• Meteyard, L., & Davies, R. A. I. (2020). Best practice guidance for linear mixed-effects models in psychological science. Journal of Memory and Language, 112, 104092. https://doi.org/10.1016/j.jml.2020.104092


You've asked a lot of questions. FYI its good practice to simply edit additional questions into the original post rather than comment a bunch in the answers...otherwise they get buried and nobody sees them. Questions should generally stick to the original post and additional unrelated questions should be reserved for other posts.

I post this question on ols vs mle ... u have any idea about this one?

This question has nothing to do with this query, so I won't address it. Feel free to edit your question to resolve the original close reasons, otherwise you can ask the question in a way that doesnt closely mimic the original duplicate question.

I just cant understand this point.... if i have 3 repeated measurements for each subject ... in mixed effect, I can estimate a parameter for each subject. it just dosent make sense how this can be a meaningful estimate? somewhere in the math, I will be taking a mean of 3 obs and a variance of 3 obs ... it just seems too little to be considered reliable, yes?

I don't see where this is so unbelievable. Consider if somebody takes a 200 item reading test in Grade 1, then Grade 3, then Grade 5. This allows a lot of room for the response to vary. On average, students may be close to floor at Grade 1, somewhere in the middle for Grade 3, and then be close to ceiling for Grade 5. The level of improvement between grades will vary substantially between people of different abilities. With this in mind, consider if we have Subject 1's reading scores:

  • Grade 1: 10/200
  • Grade 2: 100/200
  • Grade 3: 190/200

Then the subject's scores will have a mean of $\bar{y}=100$ vary by about $\text{SD} = 90$ (or a proportional equivalent). If we then have another subject, Subject 2, whose scores are

  • Grade 1: 180/200
  • Grade 2: 185/200
  • Grade 3: 190/200

Then their reading score mean is $\bar{y} = 185$ and $SD = 5$. This will definitely affect the random intercepts and slopes if we have many subjects who have mean/variance scores in between. The conditional mean of Subject 2 will be higher (the random intercept) and the magnitude of the effect between the predictor and outcome will likely change less for Subject 2 (the random slope). Whether this is wise or important to do depends on your data and the reasons you are modeling it this way.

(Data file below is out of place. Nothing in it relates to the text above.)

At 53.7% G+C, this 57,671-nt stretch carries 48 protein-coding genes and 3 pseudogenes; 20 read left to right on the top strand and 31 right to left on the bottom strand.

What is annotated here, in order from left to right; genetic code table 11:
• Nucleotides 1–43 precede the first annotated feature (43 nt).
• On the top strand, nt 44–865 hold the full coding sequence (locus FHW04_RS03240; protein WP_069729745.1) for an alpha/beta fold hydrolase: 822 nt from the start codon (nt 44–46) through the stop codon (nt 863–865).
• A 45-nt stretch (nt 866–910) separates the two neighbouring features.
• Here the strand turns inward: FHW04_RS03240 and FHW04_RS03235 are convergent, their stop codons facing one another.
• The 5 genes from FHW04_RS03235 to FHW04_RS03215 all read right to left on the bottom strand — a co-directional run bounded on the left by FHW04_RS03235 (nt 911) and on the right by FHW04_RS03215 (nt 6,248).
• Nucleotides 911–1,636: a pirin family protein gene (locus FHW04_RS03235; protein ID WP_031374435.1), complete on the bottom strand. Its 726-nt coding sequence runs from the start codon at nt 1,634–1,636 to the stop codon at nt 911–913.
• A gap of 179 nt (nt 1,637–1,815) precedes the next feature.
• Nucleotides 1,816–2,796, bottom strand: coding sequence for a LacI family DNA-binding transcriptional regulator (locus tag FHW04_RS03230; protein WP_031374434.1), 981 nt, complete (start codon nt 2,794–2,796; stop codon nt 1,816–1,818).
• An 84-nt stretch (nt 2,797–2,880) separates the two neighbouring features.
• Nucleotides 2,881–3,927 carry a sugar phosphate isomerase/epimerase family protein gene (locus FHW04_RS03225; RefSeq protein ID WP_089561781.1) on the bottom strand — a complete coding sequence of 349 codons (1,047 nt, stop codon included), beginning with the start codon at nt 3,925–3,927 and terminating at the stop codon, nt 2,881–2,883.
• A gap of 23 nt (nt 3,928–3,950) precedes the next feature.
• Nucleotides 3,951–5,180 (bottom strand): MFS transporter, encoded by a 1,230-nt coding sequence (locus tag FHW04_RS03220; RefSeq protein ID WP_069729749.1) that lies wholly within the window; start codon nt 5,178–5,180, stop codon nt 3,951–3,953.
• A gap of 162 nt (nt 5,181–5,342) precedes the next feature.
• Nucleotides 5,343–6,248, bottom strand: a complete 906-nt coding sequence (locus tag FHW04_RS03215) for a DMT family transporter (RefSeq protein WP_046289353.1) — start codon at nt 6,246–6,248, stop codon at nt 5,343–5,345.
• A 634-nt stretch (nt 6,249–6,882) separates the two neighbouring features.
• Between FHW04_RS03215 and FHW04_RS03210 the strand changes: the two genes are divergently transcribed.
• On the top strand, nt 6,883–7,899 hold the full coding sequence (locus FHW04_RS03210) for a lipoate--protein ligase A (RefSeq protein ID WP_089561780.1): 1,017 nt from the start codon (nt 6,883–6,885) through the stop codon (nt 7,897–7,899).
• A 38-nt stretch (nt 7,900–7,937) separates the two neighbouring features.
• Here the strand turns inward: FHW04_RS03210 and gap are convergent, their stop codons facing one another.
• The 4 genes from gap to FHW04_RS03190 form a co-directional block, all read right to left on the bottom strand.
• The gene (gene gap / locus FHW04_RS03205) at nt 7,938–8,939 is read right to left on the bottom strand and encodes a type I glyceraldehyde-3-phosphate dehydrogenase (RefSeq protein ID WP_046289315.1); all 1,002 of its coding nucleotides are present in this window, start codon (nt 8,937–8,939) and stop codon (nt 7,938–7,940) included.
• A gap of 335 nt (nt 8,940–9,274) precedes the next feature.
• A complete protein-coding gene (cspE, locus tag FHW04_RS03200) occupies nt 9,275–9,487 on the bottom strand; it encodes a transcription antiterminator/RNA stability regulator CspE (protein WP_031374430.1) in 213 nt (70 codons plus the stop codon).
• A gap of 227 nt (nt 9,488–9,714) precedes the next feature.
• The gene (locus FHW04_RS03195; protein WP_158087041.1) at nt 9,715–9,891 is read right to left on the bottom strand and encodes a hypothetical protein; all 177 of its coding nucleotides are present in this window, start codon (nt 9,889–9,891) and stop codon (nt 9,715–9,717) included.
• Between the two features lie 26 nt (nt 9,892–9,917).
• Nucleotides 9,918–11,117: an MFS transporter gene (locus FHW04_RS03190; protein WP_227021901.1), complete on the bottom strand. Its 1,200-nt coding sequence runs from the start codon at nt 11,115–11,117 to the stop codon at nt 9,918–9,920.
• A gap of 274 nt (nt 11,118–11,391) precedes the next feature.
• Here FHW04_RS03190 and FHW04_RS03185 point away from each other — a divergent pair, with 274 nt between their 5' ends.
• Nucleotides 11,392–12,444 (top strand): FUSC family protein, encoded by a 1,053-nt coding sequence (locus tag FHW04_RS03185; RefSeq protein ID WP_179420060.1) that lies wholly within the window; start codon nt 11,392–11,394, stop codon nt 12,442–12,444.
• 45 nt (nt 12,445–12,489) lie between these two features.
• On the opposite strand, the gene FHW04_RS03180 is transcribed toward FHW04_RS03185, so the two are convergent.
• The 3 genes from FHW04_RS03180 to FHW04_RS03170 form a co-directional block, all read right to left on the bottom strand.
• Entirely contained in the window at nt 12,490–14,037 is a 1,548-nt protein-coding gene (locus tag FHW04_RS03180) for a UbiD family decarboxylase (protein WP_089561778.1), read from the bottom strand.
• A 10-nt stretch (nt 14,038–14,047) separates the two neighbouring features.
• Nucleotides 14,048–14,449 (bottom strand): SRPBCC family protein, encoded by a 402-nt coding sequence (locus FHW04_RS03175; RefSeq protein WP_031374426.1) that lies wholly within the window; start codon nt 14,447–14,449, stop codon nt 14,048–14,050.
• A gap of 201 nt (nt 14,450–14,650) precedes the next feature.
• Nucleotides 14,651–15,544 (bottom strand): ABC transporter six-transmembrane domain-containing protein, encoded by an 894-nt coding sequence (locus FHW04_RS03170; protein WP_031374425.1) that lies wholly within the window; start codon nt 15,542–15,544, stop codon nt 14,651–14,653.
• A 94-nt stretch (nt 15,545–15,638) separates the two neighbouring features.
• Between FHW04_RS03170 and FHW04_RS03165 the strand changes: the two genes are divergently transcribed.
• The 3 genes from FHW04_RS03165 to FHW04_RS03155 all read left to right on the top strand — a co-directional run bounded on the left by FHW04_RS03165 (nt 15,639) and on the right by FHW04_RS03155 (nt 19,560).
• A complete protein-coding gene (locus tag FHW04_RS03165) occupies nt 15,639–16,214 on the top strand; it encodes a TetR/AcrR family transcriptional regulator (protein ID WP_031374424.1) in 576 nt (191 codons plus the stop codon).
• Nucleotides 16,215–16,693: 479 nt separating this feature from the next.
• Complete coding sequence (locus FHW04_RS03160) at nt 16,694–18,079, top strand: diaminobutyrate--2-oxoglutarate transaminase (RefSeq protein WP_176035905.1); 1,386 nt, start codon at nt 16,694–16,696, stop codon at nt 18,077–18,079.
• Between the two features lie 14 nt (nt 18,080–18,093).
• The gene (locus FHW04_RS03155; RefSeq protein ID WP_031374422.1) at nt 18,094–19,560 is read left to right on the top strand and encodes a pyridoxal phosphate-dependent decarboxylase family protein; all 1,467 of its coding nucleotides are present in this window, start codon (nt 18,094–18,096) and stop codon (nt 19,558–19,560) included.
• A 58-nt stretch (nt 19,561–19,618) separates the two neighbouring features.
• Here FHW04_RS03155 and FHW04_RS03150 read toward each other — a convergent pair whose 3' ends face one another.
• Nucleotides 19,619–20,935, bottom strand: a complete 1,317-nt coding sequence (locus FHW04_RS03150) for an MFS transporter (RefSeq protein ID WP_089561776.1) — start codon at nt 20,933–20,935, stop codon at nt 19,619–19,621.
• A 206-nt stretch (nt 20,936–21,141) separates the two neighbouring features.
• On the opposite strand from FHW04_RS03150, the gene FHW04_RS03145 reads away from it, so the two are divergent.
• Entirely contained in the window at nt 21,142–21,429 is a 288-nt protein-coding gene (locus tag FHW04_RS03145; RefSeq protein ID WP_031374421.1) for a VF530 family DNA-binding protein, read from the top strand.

I will look at links you provided ... but can it mathematically showed that fixed effect model is more stable (in term of properties like unbiased, consistent, sensitivity to outliers, minimum sample size for normality) compared to mixed effects ... in presence of difficult data conditions (ex: underpopulated cluster, few repeated measure)?

Some of this is discussed in the articles I referenced already. While I said the math is not that complex, they do present the mathematical underpinnings of mixed models, so I advise reading through them thoroughly.

  • $\begingroup$ thx you so much! do you think my statement is correct: fixed effect models are less informative (do not describe cluster level effects) but also less riskier (less sensitive to underpopulated clusters and few repeated measures) compared to random effect model? $\endgroup$ Nov 1, 2023 at 2:16
  • $\begingroup$ do fixed effect models suffer less from empty cluster, few repeated measures ....compared to mixed effect model? $\endgroup$ Nov 1, 2023 at 2:18
  • $\begingroup$ is it possible that you have underpopulated cluster and few repeated measures per subject ... fixed effect model has more reliable variance estimates compared to mixed effects? $\endgroup$ Nov 1, 2023 at 2:20
  • $\begingroup$ For your first question, this is not true, as like I mentioned before, you may have unignorable correlated errors which will bias your data, and thus will cause issues if not properly accounted for. So it is not a simple dichotomy there. For your second question, you must always account for repeated measures, its just that mixed models can do so with more sophistication, whereas in a fixed model you may only need to enter, for example, time as a fixed effect. For the third question, it just depends. You have to see your data first. There is often no black/white decision in stats. $\endgroup$ Nov 1, 2023 at 2:22
  • $\begingroup$ i will look at links you provided ... but can it mathematically showed that fixed effect model is more stable (in term of properties like unbiased, consistent, sensitivity to outliers, minimum sample size for normality) compared to mixed effects ... in presence of difficult data conditions (ex: underpopulated cluster, few repeated measure)? $\endgroup$ Nov 1, 2023 at 2:22